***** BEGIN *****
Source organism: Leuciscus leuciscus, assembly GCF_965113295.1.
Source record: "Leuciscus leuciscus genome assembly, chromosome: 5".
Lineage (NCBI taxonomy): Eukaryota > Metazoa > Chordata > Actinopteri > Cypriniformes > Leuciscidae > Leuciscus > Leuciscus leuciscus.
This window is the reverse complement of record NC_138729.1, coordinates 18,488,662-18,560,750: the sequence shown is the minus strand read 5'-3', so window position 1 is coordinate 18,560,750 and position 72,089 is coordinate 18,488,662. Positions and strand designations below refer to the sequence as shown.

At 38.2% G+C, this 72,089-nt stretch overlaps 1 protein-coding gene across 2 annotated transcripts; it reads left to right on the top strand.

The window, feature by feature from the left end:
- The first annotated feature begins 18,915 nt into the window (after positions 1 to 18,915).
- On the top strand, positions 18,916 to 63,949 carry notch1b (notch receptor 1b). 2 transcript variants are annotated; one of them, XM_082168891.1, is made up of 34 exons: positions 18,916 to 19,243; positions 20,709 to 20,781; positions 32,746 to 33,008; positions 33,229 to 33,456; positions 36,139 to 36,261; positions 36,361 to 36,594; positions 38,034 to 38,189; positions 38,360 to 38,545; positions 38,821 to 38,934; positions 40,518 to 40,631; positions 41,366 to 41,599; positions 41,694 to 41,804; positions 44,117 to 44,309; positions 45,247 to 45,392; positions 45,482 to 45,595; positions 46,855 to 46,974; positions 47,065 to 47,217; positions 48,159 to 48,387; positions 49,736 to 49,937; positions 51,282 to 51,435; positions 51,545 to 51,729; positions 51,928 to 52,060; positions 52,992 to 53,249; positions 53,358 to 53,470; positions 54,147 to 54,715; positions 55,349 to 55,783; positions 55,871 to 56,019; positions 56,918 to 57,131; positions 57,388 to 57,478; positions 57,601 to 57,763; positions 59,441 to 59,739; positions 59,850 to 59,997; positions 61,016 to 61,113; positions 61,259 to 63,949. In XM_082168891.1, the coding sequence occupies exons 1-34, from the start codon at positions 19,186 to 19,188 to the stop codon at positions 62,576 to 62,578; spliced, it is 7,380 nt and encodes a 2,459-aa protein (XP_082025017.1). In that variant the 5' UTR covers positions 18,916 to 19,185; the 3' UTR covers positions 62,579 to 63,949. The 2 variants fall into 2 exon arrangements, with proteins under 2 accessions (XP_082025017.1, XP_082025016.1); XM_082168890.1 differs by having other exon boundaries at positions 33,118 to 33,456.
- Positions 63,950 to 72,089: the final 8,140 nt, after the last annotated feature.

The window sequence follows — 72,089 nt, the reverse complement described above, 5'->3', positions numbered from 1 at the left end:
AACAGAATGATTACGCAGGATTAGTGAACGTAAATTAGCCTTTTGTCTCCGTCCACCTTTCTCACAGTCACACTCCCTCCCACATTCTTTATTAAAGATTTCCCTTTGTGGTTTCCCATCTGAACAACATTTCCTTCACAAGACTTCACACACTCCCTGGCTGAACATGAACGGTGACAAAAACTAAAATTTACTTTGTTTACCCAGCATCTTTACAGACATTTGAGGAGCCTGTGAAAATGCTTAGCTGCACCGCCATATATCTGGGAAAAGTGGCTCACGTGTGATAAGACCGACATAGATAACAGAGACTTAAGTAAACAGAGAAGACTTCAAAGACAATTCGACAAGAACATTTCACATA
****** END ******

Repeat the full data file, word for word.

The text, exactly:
Source organism: Leuciscus leuciscus, assembly GCF_965113295.1.
Source record: "Leuciscus leuciscus genome assembly, chromosome: 5".
Lineage (NCBI taxonomy): Eukaryota > Metazoa > Chordata > Actinopteri > Cypriniformes > Leuciscidae > Leuciscus > Leuciscus leuciscus.
This window is the reverse complement of record NC_138729.1, coordinates 18,488,662-18,560,750: the sequence shown is the minus strand read 5'-3', so window position 1 is coordinate 18,560,750 and position 72,089 is coordinate 18,488,662. Positions and strand designations below refer to the sequence as shown.

At 38.2% G+C, this 72,089-nt stretch overlaps 1 protein-coding gene across 2 annotated transcripts; it reads left to right on the top strand.

The window, feature by feature from the left end:
- The first annotated feature begins 18,915 nt into the window (after positions 1 to 18,915).
- On the top strand, positions 18,916 to 63,949 carry notch1b (notch receptor 1b). 2 transcript variants are annotated; one of them, XM_082168891.1, is made up of 34 exons: positions 18,916 to 19,243; positions 20,709 to 20,781; positions 32,746 to 33,008; positions 33,229 to 33,456; positions 36,139 to 36,261; positions 36,361 to 36,594; positions 38,034 to 38,189; positions 38,360 to 38,545; positions 38,821 to 38,934; positions 40,518 to 40,631; positions 41,366 to 41,599; positions 41,694 to 41,804; positions 44,117 to 44,309; positions 45,247 to 45,392; positions 45,482 to 45,595; positions 46,855 to 46,974; positions 47,065 to 47,217; positions 48,159 to 48,387; positions 49,736 to 49,937; positions 51,282 to 51,435; positions 51,545 to 51,729; positions 51,928 to 52,060; positions 52,992 to 53,249; positions 53,358 to 53,470; positions 54,147 to 54,715; positions 55,349 to 55,783; positions 55,871 to 56,019; positions 56,918 to 57,131; positions 57,388 to 57,478; positions 57,601 to 57,763; positions 59,441 to 59,739; positions 59,850 to 59,997; positions 61,016 to 61,113; positions 61,259 to 63,949. In XM_082168891.1, the coding sequence occupies exons 1-34, from the start codon at positions 19,186 to 19,188 to the stop codon at positions 62,576 to 62,578; spliced, it is 7,380 nt and encodes a 2,459-aa protein (XP_082025017.1). In that variant the 5' UTR covers positions 18,916 to 19,185; the 3' UTR covers positions 62,579 to 63,949. The 2 variants fall into 2 exon arrangements, with proteins under 2 accessions (XP_082025017.1, XP_082025016.1); XM_082168890.1 differs by having other exon boundaries at positions 33,118 to 33,456.
- Positions 63,950 to 72,089: the final 8,140 nt, after the last annotated feature.

The window sequence follows — 72,089 nt, the reverse complement described above, 5'->3', positions numbered from 1 at the left end:
AACAGAATGATTACGCAGGATTAGTGAACGTAAATTAGCCTTTTGTCTCCGTCCACCTTTCTCACAGTCACACTCCCTCCCACATTCTTTATTAAAGATTTCCCTTTGTGGTTTCCCATCTGAACAACATTTCCTTCACAAGACTTCACACACTCCCTGGCTGAACATGAACGGTGACAAAAACTAAAATTTACTTTGTTTACCCAGCATCTTTACAGACATTTGAGGAGCCTGTGAAAATGCTTAGCTGCACCGCCATATATCTGGGAAAAGTGGCTCACGTGTGATAAGACCGACATAGATAACAGAGACTTAAGTAAACAGAGAAGACTTCAAAGACAATTCGACAAGAACATTTCACATA